Destination University – a toolkit for widening participation

To view the widening access online toolkit, please click here

Some schools have only a very few Sixth Formers who come from less-advantaged backgrounds, for others it is the majority of their students who are in receipt of Free School Meals or who would be the first in their family to apply to university. There are no schools, however, with zero pupils in the “widening participation” category. That means that every school, really every school in the country, stands to benefit from reading the booklet published today. Destination University is full of hints and advice about how to support applications to high-tariff universities for young people who are less-advantaged or face significant barriers to Higher Education.

The online resource published today has been nearly 12 months in the making and it comes as a result of genuine collaboration of schools, colleges, universities and third sector organisations.

The intended readership for this online booklet is Headteachers, Deputy Headteachers, Heads of Sixth Form, Heads of Careers and those who support the UCAS process. Many of the tips included will be common sense for those who have spent a number of years working to encourage less-advantaged young people to apply to university, but it is often a relatively junior member of staff who is the Head of Year 10 or the Head of Careers and, as such, who plays a massive role is guiding pupils and laying the groundwork for the university application which may follow in Year 13.

What makes this collaboration stand out from the crowd is that it is a truly cross-sector partnership. The 30 contributors are mainly state school headteachers, but CEOs of charities working in this area of education have also written, 3 universities have submitted copy for the booklet, 6 current university students have also given their testimonies and a handful of independent school headteachers have written too.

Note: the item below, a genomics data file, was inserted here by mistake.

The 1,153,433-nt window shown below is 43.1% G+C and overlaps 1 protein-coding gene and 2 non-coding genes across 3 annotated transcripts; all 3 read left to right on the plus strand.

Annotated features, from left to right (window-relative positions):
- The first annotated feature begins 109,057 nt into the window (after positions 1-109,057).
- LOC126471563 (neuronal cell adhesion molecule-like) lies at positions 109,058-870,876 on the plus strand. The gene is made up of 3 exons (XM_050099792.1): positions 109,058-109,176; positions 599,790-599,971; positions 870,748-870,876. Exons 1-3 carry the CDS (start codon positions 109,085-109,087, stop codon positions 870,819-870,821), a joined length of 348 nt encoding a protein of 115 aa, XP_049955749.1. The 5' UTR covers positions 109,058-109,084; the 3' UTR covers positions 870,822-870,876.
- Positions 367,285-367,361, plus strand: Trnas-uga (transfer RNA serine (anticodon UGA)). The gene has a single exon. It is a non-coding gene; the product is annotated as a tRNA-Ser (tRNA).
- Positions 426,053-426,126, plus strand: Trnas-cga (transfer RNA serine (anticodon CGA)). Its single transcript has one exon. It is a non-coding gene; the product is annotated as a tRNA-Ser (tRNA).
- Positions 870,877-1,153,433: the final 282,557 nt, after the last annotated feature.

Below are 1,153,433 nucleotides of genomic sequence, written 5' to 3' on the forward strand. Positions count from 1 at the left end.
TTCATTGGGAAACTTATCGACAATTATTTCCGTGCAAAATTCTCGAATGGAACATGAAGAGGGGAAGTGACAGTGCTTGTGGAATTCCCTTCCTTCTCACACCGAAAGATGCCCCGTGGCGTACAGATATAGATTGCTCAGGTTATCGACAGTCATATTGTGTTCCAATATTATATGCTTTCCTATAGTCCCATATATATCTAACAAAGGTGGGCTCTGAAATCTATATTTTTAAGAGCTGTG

Some may ask how independent school Heads, such as myself, are qualified to speak up in support of widening participation. Clearly, in independent schools do not hold the monopoly on good ideas, but we do have considerable expertise in applying to selective universities and we do have thousands of pupils in our schools who come from less-advantaged backgrounds. The fees at independent school can, of course, be very expensive, so many students attend our schools at no charge – their fees are paid by other parents, by former pupils or by charitable foundations set up to support the education of those who could not afford it themselves. As a result, independent schools are a part of the conversation around widening participation and they can be also be a part of the solution.

What is more the people who work in and who lead independent schools these days are motivated to enable their schools to be a force for good in our society. In 2019, as part of an MSc research project, I undertook research into the relationships between state school headteachers and private school headteachers in Great Britain. What this uncovered is that hostility between the two sectors simply does not exist – perhaps it never did, or perhaps it has faded away. Twenty-first century school leaders across the entire education sector believe in the value of an excellent education for all, they often see themselves as agents of social mobility for their pupils, and they are prepared to work together for the good of their pupils.

Destination University is a great example of many people working together for the good of our whole society. It contains practical hints and tips which will be helpful whatever setting we work in.